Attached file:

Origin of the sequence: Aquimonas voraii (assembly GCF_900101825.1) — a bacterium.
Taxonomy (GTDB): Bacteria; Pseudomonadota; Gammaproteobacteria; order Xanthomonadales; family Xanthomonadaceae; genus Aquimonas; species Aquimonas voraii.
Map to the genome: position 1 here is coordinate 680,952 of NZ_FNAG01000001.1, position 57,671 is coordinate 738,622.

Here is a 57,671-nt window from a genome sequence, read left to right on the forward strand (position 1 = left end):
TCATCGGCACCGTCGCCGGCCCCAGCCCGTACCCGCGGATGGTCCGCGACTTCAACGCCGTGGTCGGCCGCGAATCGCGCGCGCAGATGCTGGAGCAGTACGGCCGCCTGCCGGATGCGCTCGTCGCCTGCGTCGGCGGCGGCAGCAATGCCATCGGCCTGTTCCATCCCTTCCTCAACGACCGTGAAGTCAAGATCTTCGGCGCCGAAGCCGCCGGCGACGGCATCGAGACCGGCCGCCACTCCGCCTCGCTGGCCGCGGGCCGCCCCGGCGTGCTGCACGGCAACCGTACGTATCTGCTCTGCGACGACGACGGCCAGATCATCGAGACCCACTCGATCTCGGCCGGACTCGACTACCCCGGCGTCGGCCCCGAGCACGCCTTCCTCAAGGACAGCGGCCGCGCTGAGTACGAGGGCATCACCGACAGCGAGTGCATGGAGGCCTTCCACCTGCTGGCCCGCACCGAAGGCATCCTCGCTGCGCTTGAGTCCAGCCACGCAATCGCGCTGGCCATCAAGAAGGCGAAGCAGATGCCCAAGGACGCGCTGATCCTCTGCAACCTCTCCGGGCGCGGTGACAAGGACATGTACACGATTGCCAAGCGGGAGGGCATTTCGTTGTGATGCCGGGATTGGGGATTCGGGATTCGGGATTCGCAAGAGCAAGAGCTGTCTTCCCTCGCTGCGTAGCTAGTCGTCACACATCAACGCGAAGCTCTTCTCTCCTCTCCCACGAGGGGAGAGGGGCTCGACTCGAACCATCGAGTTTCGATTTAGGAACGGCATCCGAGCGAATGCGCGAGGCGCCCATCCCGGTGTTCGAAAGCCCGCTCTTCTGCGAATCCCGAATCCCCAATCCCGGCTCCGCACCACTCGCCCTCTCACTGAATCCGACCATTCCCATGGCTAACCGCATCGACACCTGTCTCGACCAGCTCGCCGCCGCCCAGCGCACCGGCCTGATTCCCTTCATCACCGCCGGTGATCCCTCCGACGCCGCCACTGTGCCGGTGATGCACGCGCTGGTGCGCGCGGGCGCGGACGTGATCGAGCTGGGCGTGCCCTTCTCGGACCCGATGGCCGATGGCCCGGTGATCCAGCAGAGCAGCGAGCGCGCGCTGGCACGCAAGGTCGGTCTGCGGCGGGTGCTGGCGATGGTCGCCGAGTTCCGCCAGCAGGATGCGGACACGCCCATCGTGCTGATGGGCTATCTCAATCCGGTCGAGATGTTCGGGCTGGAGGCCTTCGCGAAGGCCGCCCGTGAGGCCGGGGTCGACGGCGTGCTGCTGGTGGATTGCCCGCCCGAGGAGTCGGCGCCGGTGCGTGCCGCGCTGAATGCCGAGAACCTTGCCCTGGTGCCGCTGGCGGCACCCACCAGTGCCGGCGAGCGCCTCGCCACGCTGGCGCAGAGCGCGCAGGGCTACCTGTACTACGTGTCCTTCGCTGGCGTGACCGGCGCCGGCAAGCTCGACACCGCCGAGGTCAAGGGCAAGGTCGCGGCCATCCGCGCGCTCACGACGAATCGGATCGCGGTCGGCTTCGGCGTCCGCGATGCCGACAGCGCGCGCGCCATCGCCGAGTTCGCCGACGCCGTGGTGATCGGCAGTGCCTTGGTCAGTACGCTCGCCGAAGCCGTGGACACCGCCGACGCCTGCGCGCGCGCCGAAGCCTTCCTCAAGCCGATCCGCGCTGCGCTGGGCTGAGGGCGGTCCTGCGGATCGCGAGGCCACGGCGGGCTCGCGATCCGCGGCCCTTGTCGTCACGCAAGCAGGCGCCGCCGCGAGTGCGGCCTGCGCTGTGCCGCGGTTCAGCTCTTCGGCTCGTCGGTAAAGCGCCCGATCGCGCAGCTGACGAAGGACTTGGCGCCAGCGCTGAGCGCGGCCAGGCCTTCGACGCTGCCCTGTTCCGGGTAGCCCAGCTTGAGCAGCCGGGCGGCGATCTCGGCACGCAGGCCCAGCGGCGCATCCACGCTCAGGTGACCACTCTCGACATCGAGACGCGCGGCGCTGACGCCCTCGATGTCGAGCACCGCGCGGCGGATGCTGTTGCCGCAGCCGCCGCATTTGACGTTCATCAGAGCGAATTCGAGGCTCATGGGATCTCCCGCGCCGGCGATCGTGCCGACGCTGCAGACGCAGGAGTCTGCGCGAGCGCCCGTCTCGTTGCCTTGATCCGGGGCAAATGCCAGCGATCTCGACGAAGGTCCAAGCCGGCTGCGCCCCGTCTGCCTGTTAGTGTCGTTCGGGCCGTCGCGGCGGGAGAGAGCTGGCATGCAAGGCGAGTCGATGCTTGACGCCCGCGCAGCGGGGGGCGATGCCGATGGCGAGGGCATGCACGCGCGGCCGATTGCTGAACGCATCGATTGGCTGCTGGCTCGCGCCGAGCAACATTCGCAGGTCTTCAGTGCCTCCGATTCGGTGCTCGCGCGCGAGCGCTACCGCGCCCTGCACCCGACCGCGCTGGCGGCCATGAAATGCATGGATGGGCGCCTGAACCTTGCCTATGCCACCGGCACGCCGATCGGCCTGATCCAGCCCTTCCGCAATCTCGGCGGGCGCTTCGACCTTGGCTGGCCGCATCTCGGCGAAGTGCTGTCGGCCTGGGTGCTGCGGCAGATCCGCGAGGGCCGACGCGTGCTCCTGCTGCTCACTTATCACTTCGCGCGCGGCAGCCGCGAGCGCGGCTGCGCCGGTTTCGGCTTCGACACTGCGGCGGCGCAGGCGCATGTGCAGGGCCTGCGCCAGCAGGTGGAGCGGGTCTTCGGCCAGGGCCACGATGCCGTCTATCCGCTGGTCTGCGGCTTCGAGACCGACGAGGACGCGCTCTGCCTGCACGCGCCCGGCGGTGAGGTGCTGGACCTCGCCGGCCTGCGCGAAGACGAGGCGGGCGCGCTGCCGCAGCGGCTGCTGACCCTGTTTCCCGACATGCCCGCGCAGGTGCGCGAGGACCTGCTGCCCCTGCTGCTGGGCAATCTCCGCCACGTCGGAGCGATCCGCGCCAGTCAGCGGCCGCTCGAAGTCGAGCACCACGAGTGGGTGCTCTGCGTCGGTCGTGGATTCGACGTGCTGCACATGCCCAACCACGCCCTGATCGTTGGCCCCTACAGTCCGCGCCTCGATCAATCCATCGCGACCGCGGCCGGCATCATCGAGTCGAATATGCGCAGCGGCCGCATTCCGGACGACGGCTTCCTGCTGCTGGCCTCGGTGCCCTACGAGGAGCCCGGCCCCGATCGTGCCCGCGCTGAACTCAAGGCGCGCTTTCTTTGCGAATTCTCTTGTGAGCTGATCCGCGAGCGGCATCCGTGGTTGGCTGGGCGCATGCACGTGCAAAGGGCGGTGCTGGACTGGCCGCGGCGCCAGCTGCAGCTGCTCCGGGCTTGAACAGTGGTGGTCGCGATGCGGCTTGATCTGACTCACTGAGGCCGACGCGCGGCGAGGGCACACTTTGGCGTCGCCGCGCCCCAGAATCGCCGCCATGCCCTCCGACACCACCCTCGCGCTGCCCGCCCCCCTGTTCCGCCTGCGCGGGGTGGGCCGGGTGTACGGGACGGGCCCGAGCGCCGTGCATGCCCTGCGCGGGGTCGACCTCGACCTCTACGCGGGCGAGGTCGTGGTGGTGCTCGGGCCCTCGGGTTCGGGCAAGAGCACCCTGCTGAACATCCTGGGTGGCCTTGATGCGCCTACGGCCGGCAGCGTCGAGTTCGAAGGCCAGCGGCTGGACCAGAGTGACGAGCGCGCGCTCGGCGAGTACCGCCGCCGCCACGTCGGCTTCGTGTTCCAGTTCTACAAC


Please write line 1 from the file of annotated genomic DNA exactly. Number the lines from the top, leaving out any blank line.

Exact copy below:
Origin of the sequence: Aquimonas voraii (assembly GCF_900101825.1) — a bacterium.